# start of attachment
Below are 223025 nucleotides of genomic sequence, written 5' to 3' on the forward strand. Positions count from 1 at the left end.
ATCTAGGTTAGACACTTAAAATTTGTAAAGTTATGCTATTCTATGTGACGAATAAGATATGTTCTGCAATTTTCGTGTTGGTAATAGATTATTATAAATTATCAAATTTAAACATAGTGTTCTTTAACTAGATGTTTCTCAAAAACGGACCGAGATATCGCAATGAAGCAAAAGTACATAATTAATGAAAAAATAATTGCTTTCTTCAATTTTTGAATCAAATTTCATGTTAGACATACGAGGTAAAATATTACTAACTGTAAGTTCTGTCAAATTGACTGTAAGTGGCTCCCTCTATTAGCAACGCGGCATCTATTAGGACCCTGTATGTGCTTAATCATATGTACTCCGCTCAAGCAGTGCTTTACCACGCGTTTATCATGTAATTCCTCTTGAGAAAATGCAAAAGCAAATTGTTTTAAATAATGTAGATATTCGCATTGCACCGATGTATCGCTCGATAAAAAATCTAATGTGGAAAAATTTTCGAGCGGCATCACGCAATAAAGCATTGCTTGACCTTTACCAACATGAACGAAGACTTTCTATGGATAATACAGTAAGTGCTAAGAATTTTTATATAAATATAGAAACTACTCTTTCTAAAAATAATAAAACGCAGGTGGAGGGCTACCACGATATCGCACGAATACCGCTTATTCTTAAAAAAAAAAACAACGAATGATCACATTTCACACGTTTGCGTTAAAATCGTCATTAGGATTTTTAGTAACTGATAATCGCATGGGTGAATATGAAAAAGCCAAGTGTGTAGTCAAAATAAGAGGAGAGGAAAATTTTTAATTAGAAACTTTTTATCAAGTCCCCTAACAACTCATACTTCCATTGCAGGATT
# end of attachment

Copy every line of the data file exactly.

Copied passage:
Below are 223025 nucleotides of genomic sequence, written 5' to 3' on the forward strand. Positions count from 1 at the left end.
ATCTAGGTTAGACACTTAAAATTTGTAAAGTTATGCTATTCTATGTGACGAATAAGATATGTTCTGCAATTTTCGTGTTGGTAATAGATTATTATAAATTATCAAATTTAAACATAGTGTTCTTTAACTAGATGTTTCTCAAAAACGGACCGAGATATCGCAATGAAGCAAAAGTACATAATTAATGAAAAAATAATTGCTTTCTTCAATTTTTGAATCAAATTTCATGTTAGACATACGAGGTAAAATATTACTAACTGTAAGTTCTGTCAAATTGACTGTAAGTGGCTCCCTCTATTAGCAACGCGGCATCTATTAGGACCCTGTATGTGCTTAATCATATGTACTCCGCTCAAGCAGTGCTTTACCACGCGTTTATCATGTAATTCCTCTTGAGAAAATGCAAAAGCAAATTGTTTTAAATAATGTAGATATTCGCATTGCACCGATGTATCGCTCGATAAAAAATCTAATGTGGAAAAATTTTCGAGCGGCATCACGCAATAAAGCATTGCTTGACCTTTACCAACATGAACGAAGACTTTCTATGGATAATACAGTAAGTGCTAAGAATTTTTATATAAATATAGAAACTACTCTTTCTAAAAATAATAAAACGCAGGTGGAGGGCTACCACGATATCGCACGAATACCGCTTATTCTTAAAAAAAAAAACAACGAATGATCACATTTCACACGTTTGCGTTAAAATCGTCATTAGGATTTTTAGTAACTGATAATCGCATGGGTGAATATGAAAAAGCCAAGTGTGTAGTCAAAATAAGAGGAGAGGAAAATTTTTAATTAGAAACTTTTTATCAAGTCCCCTAACAACTCATACTTCCATTGCAGGATT